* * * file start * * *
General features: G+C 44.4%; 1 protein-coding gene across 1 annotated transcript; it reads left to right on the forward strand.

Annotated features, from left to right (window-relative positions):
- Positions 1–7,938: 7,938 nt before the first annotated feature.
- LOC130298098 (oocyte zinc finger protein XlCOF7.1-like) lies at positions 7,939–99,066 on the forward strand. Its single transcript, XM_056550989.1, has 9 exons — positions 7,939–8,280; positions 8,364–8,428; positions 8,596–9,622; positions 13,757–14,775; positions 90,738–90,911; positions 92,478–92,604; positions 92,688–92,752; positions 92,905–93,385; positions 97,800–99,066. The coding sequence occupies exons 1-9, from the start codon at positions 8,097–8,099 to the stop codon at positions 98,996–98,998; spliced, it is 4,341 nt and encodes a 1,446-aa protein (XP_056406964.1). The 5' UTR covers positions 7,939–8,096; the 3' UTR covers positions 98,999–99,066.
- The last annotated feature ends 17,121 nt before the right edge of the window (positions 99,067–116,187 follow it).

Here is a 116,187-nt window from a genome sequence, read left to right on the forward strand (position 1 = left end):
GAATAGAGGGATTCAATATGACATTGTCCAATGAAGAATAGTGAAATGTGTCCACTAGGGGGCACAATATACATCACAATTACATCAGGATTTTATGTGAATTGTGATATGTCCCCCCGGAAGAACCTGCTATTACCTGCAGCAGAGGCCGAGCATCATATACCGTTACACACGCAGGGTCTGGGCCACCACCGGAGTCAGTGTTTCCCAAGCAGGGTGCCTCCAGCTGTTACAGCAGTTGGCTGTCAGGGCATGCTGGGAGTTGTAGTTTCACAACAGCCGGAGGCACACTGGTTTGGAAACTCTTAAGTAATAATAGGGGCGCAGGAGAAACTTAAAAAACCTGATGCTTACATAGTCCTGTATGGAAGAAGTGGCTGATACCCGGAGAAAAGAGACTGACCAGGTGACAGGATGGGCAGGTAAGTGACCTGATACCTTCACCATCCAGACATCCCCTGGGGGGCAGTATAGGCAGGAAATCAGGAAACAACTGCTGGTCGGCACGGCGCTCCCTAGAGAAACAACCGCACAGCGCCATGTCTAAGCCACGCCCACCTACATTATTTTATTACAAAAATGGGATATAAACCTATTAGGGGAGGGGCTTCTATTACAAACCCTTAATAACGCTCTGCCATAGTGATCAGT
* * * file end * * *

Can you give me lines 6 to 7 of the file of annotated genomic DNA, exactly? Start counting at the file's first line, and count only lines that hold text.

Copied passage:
Here is a 116,187-nt window from a genome sequence, read left to right on the forward strand (position 1 = left end):
GAATAGAGGGATTCAATATGACATTGTCCAATGAAGAATAGTGAAATGTGTCCACTAGGGGGCACAATATACATCACAATTACATCAGGATTTTATGTGAATTGTGATATGTCCCCCCGGAAGAACCTGCTATTACCTGCAGCAGAGGCCGAGCATCATATACCGTTACACACGCAGGGTCTGGGCCACCACCGGAGTCAGTGTTTCCCAAGCAGGGTGCCTCCAGCTGTTACAGCAGTTGGCTGTCAGGGCATGCTGGGAGTTGTAGTTTCACAACAGCCGGAGGCACACTGGTTTGGAAACTCTTAAGTAATAATAGGGGCGCAGGAGAAACTTAAAAAACCTGATGCTTACATAGTCCTGTATGGAAGAAGTGGCTGATACCCGGAGAAAAGAGACTGACCAGGTGACAGGATGGGCAGGTAAGTGACCTGATACCTTCACCATCCAGACATCCCCTGGGGGGCAGTATAGGCAGGAAATCAGGAAACAACTGCTGGTCGGCACGGCGCTCCCTAGAGAAACAACCGCACAGCGCCATGTCTAAGCCACGCCCACCTACATTATTTTATTACAAAAATGGGATATAAACCTATTAGGGGAGGGGCTTCTATTACAAACCCTTAATAACGCTCTGCCATAGTGATCAGT